My other thought was, you could take the method of making lots of things with raisins in it. And, at random points during the evening yelling "ugh, I just ate a dead spider. It was in my cookie!" That would make everything with a raisin, also a spider-themed food. For added effect, have one or two guests also participate.

Bisquick Mix

I promised Tom chicken and dumplings for dinner tonight, and found myself without Bisquick. I remembered seeing a recipe for my own mix on hillbillyhousewife. I decided to give it a try. It passed. The texture of the dumplings were slightly smoother, which I liked better. And, they did cook a few minutes faster than usual. No biggie, there. Considering what we saved on with this recipe, it's a keeper. (She has a bunch of other convenience food recipe, which I haven't tried, but probably will now.)

White Flour Biscuit Mix

9 cups all-purpose flour
1 1/2 tablespoons salt
1/4 cup baking powder
2 cups solid vegetable shortening

(Or, you can do 10 cups of self-rising flour and the shortening instead)

Mix the first three ingredients. Add in the shortening. Mix together with your hands until it resembles lumpy cornmeal.

Store in a tightly sealed container. It makes 11-12 cups. You can use it anywhere you see Bisquick or Bixcuit Mix called for.

Saturday, September 26, 2009

Spiced Banana Walnut Muffins

Grandma Burnham is now on. I put on her first post. I made these yesterday and they are wonderful. - Mom

1 cup whole wheat flour

1/2 t baking soda

1/2 t cinnamon

1/2 t nutmeg

1/4 salt

1/2 c brown sugar

1/4 c softened butter or veg. oil

1 c (2-3 whole) mashed bananas

1/4 c unsweetened applesauce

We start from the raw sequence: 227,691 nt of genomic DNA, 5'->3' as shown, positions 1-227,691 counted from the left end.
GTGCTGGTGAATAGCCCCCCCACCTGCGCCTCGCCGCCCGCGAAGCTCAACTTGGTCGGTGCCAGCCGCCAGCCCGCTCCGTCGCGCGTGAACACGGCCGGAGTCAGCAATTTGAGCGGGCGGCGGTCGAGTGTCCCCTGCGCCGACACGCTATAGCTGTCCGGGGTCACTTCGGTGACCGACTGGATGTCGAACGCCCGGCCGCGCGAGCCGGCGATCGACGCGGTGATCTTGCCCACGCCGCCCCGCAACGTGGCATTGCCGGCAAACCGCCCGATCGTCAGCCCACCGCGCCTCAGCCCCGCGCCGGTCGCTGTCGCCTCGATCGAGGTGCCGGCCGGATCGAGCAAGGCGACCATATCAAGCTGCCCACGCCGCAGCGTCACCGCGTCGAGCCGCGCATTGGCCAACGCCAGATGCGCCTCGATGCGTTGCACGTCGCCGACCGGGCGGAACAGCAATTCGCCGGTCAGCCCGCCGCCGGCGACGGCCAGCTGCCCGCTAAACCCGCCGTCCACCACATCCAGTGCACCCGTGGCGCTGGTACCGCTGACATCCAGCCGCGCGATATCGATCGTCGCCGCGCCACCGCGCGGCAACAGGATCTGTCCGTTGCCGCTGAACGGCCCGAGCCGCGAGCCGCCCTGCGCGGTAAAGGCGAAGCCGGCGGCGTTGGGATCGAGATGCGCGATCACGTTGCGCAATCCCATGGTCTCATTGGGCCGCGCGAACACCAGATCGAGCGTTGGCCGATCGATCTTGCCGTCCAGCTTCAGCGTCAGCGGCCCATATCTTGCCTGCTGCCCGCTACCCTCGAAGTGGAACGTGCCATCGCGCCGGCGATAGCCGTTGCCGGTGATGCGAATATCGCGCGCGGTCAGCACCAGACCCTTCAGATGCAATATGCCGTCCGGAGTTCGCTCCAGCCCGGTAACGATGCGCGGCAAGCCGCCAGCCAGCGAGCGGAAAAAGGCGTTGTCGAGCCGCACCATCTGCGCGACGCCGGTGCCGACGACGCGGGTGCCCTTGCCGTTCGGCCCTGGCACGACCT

1/2 tsp orange zest (or more)

1/2 t vanilla

1 egg

1/4 chopped walnuts

Prepare as ususal.

Bake 25 min at 350.

Fake Oreos, Fake Spiders

Okay, so you know the recipe for fake oreos. Make those.

Then dye your frosting red. Use it to draw little black widow markings on your sandwich cookies. Chocolate chips for the eyes, and chocolate dipped pretzel sticks for the legs. Or you could use black licorice if you wanted to ruin perfectly good cookies.

Chocolate Spiders

alright, I am enjoying the recipes people are coming up with, and getting all sorts of ideas for fun and exciting challenges (how about : only recipes you invent yourself, imagine the possibilities!) But Halloween is approaching, and other more significant celebrations that follow shortly after.
So there is this party coming up, Halloween themed and with a circle of friends that have a whole lot of inside jokes. What I need are dishes (healthy and not) involving spiders. Spider looking, spider web looking, even perhaps spider leg looking. Whatever. I know I could take a ritz cracker, stick 8 pretzel sticks to it with peanut butter, then dip the whole thing in chocolate, but I would like to branch out a little more, and come up with perhaps an entire meal of spider foods.

Ready, set, brainstorm.

Brotschnitte und Eier

This is a German breakfast that my roommate Tia used to make for us in the German house. Its pretty simple-but for some reason, tasted amazing.

You take a couple pieces of bread (preferably wheat) and cut them into 1 inch squares. In a fry pan, heat up a little bit of olive oil. Add some pepper to it, and then throw in the bread. Pan fry it until the bread is toasted.

In another pan, at the same time, make scrambled eggs.

Serve both hot, with ketchup and orange juice. I know it sounds weird, but its really really good.

Mubba's Green Bean Casserole

I know Nancy posted our usual recipe for this, but I learned a trick in college from my roommate Kim. This makes green bean casserole absolutely amazing- even Brody will eat it this way. I made it the other night and there were no leftovers.